IN BRUGES (Martin McDonagh, 2008)

Amidst Eigil Bryld’s exquisite color cinematography of medieval Flemish architecture, writer-director Martin McDonagh’s In Bruges charts the course of three waning men, two Irish contract killers and their boss, in the Belgian town. Ken is the professional; Ray, the novice. Harry (Ralph Fiennes, excellent), the Londoner for whom they work, is the only cold-blooded bastard in the bunch—and when push comes to shove, he is more than willing to do his own killing. Harry has sent the pair to Bruges following a job that dispatched not only the target, a priest, but also a praying child. According to Harry’s “principles,” this means Ken now has to take out Ray, who is convulsed with guilt over having caused the innocent boy’s death. By film’s end, there is a whole lot of spilt blood, and the suicidal Ray, shot to pieces by Harry (Ken wouldn’t do it), is presumably providing voiceover from Purgatory. Ray was not all bad—and not all that good.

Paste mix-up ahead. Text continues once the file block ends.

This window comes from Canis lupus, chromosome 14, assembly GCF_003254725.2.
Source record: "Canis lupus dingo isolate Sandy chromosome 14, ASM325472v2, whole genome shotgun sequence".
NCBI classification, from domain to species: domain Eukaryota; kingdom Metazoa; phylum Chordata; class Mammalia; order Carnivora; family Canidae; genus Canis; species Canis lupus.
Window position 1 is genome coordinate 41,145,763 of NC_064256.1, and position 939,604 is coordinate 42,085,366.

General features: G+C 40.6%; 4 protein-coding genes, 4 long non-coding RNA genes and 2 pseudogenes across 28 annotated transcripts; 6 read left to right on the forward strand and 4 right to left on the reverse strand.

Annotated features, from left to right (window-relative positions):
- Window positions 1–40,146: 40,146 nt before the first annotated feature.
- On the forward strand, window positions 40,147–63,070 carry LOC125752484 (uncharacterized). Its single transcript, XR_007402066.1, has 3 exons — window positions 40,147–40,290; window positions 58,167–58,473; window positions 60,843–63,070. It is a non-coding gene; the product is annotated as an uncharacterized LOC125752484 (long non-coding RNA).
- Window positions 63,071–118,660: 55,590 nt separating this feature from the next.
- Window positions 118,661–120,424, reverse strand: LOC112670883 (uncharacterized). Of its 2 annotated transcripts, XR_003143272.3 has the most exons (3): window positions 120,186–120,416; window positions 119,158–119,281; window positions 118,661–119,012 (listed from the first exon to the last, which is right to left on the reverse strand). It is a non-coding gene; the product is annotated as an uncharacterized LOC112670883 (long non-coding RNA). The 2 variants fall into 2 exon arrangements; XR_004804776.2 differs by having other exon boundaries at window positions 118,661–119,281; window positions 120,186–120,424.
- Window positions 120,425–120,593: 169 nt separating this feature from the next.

Playwright McDonagh is at his best when he is being funny in the vein of Samuel Beckett, and it follows that his star, Colin Farrell, is at his best, which is early on, when he is letting the contents of this vein freely flow. I have never previously liked Farrell, whose acting ability struck me as being on a par with Tom Cruise’s, Johnny Depp’s, Brad Pitt’s—in short, nil. But here he is a riot. That doesn’t last long, however. Clumsy McDonagh sentimentalizes everything. His film, which had been charmingly unbelievable, turns unbelievably unbelievable.
     Brendan Gleeson, who was so memorably brilliant in John Boorman’s best film, The General (1998), has also had to cede to the director’s sentimental tendency, resulting in an incoherent performance. By far the best actor in the cast (and one of the best young film actors in the world today), Belgium’s own Jérémie Renier has been relegated to an unpleasantly whiny supporting role as one-half of a thieving pair of con artists who is blinded with a blank from his own gun, which Ray has wrestled away from him.

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